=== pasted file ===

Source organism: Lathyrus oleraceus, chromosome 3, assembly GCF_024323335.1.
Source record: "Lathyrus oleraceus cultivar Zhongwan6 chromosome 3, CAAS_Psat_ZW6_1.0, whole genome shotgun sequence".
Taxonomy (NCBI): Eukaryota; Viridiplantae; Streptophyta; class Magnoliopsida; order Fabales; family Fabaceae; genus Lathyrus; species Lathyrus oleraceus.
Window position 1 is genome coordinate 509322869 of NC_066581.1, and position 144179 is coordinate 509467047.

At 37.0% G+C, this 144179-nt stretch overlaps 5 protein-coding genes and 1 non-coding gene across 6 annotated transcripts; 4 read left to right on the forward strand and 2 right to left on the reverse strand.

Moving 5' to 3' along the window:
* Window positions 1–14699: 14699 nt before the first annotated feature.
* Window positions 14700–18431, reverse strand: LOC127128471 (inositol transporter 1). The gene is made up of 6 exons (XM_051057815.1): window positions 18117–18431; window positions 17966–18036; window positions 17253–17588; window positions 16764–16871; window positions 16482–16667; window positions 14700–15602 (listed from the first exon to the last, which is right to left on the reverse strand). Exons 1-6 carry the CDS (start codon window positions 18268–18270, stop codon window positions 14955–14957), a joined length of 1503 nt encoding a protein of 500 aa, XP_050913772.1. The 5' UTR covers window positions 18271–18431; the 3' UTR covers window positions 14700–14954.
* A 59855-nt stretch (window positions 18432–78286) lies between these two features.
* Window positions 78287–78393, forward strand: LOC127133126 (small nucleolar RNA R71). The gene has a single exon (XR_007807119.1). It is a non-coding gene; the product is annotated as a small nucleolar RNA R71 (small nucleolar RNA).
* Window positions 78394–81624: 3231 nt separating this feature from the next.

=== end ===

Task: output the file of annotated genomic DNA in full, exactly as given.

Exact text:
Source organism: Lathyrus oleraceus, chromosome 3, assembly GCF_024323335.1.
Source record: "Lathyrus oleraceus cultivar Zhongwan6 chromosome 3, CAAS_Psat_ZW6_1.0, whole genome shotgun sequence".
Taxonomy (NCBI): Eukaryota; Viridiplantae; Streptophyta; class Magnoliopsida; order Fabales; family Fabaceae; genus Lathyrus; species Lathyrus oleraceus.
Window position 1 is genome coordinate 509322869 of NC_066581.1, and position 144179 is coordinate 509467047.

At 37.0% G+C, this 144179-nt stretch overlaps 5 protein-coding genes and 1 non-coding gene across 6 annotated transcripts; 4 read left to right on the forward strand and 2 right to left on the reverse strand.

Moving 5' to 3' along the window:
* Window positions 1–14699: 14699 nt before the first annotated feature.
* Window positions 14700–18431, reverse strand: LOC127128471 (inositol transporter 1). The gene is made up of 6 exons (XM_051057815.1): window positions 18117–18431; window positions 17966–18036; window positions 17253–17588; window positions 16764–16871; window positions 16482–16667; window positions 14700–15602 (listed from the first exon to the last, which is right to left on the reverse strand). Exons 1-6 carry the CDS (start codon window positions 18268–18270, stop codon window positions 14955–14957), a joined length of 1503 nt encoding a protein of 500 aa, XP_050913772.1. The 5' UTR covers window positions 18271–18431; the 3' UTR covers window positions 14700–14954.
* A 59855-nt stretch (window positions 18432–78286) lies between these two features.
* Window positions 78287–78393, forward strand: LOC127133126 (small nucleolar RNA R71). The gene has a single exon (XR_007807119.1). It is a non-coding gene; the product is annotated as a small nucleolar RNA R71 (small nucleolar RNA).
* Window positions 78394–81624: 3231 nt separating this feature from the next.